scorecardresearch Skip to main content

Put public health over profits

Letting pharmaceuticals hold monopolies through patents on any new drugs once they hit the market could lead to exorbitant prices and prolong the coronavirus pandemic.

Gilead Sciences headquarters in Foster City, California.David Paul Morris/Bloomberg

As the coronavirus tears across the globe, it’s not the time to debate whether pharmaceutical corporations should be able to hold intellectual property rights on any new treatments, vaccines, or diagnostics that are approved to fight the disease.

They should not. And the US government, which is contributing billions of taxpayer dollars to the development of new COVID-19 products, shouldn’t allow them.

Pharmaceutical corporations often claim they need to charge high prices to pay for research and development, but independent research has shown new medicines can be created for much less than the $2 billion figure pharma likes to tout. Plus, the private sector isn’t creating these drugs or taking on the risk alone; the United States spends more than $40 billion annually subsidizing biomedical R&D to support companies’ new medicines.


Letting companies hold monopolies through patents on any new drugs once they hit the market could lead to exorbitant prices, including for the taxpayers who funded their creation; block the manufacture of more affordable generic or biosimilar versions; contribute to insufficient supply; and prolong the pandemic. We’re already seeing the negative impact of having only a limited number of manufacturers making products like 3M’s N95 masks and Medtronic’s ventilators, which is resulting in shortages, export/import restrictions, and high prices.

At Doctors Without Borders/Médecins Sans Frontières, we often see the effects of this patent system at play for the people we serve in low-resource and conflict-affected countries. We don’t have the medicines, diagnostics, or vaccines needed to prevent and treat disease because the prices are too high or the medical tools simply aren’t available, as oftentimes companies invest in only those products that will make them the most money regardless of public health needs.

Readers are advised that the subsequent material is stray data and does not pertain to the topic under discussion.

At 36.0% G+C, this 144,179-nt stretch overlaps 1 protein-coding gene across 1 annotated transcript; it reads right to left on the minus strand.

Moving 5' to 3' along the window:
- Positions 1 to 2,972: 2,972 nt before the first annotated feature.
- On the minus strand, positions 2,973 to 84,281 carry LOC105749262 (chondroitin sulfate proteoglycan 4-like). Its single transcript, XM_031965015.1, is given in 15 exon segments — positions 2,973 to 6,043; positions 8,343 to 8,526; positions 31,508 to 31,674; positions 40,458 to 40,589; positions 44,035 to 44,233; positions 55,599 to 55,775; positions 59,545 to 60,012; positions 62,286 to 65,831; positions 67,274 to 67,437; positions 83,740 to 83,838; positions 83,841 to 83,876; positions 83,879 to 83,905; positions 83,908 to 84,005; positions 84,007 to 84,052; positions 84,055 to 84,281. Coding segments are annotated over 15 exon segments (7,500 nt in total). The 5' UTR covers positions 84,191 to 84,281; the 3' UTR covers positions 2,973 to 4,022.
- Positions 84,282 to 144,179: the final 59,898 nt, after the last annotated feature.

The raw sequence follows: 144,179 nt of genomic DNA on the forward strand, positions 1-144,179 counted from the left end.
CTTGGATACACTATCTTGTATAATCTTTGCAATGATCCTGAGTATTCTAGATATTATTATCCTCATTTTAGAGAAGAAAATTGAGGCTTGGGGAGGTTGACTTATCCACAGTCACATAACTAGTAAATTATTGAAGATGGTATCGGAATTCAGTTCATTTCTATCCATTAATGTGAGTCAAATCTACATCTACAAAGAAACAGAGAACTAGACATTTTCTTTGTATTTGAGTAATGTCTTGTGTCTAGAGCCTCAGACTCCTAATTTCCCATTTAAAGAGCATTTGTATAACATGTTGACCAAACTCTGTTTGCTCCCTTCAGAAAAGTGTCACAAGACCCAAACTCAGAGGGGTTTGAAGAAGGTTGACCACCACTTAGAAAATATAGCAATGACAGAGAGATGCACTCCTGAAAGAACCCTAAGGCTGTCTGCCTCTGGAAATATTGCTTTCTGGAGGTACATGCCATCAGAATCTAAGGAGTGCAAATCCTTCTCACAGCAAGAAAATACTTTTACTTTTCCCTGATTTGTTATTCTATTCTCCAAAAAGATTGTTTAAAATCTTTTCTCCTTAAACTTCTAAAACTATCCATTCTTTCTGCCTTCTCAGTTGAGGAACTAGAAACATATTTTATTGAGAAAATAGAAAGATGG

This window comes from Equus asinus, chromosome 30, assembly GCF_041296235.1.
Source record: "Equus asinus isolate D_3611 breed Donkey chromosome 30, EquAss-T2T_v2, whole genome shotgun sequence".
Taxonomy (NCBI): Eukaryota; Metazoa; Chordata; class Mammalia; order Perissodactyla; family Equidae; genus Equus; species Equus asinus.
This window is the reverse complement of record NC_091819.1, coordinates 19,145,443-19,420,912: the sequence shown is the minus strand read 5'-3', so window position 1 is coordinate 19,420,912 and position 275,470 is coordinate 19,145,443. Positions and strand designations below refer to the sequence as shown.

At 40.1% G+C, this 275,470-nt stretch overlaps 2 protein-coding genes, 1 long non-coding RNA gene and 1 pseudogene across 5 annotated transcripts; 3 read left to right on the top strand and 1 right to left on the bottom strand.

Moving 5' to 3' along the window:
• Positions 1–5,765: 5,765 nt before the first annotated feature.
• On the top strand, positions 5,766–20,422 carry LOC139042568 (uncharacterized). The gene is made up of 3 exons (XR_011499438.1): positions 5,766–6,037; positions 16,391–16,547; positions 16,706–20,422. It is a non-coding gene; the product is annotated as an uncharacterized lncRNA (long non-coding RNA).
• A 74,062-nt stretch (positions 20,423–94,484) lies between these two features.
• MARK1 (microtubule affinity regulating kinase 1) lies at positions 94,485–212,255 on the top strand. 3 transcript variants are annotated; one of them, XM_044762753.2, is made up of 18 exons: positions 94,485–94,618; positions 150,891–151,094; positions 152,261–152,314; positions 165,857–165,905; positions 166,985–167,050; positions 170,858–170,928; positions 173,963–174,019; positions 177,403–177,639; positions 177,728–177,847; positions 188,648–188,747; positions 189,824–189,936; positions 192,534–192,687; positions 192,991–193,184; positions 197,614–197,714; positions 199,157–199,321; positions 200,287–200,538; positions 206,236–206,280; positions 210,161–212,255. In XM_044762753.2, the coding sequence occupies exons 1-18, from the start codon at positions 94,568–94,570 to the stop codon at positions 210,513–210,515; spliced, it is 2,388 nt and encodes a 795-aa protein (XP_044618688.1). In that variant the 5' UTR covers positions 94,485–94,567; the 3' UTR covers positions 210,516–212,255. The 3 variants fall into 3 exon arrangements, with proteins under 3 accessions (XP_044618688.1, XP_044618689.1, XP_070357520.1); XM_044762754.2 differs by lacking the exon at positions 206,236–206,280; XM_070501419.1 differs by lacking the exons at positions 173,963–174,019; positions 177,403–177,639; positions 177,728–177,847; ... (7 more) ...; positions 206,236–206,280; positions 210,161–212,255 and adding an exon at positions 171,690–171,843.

While many people living in the United States and other developed countries have already experienced firsthand the burden of high drug prices, we fear that the context of the COVID-19 global pandemic will exacerbate that challenge. Allowing pharmaceutical corporations to patent the medicines and vaccines developed in this rush for medical tools that help us to respond to COVID-19 can result in high prices and limited availability when they have a monopoly on production.


Most of the current COVID-19 vaccine candidates are supported by public dollars. It was announced earlier this month that Moderna Therapeutics’ COVID-19 vaccine will receive $483 million from the US Department of Health and Human Services’ Biomedical Advanced Research and Development Authority.

Gilead Sciences, which has a potential COVID-19 treatment candidate in clinical trials called remdesivir, also relied on research funding from US taxpayers, and it couldn’t have developed this potential treatment without support from various governments, trial participants from different countries, and the participation of health organizations, including MSF. Gilead recently tried to use a special designation from the US Food and Drug Administration that would have given them an invincible monopoly in the US market for remdesivir for seven years, but the company gave up these efforts following pressure from the public and groups like MSF.

If companies don’t do the right thing, governments should be prepared to suspend and override patents.

For one, the US government could use legal tools like compulsory licenses on COVID-19 products to boost the total supply of a desperately needed medicine by allowing lower-cost versions to be made while the name-brand medicine is still under patent. Canada, Chile, Ecuador, Germany, Israel, and Brazil have already taken steps to do this.


Secondly, US lawmakers must start demanding through concrete and enforceable conditions that any new COVID-19 products created with taxpayer funds be affordable and accessible to global markets.

These are uncertain times, but what can’t remain uncertain is how prepared we are for the next stages of this pandemic.

Billions of taxpayer dollars — with no strings attached — have already been committed for medical R&D in federal COVID-19 spending bills, with likely more on the way. Pharmaceutical corporations should be paid for their work, but carrying on with “business as usual,” where they have a monopoly to control production and set prices at whatever the market will bear, will have deadly implications. Let’s remove as an option the choice of profits over public health.

Dana Gill is the US policy adviser for Doctors Without Borders/Médecins Sans Frontières’ Access Campaign.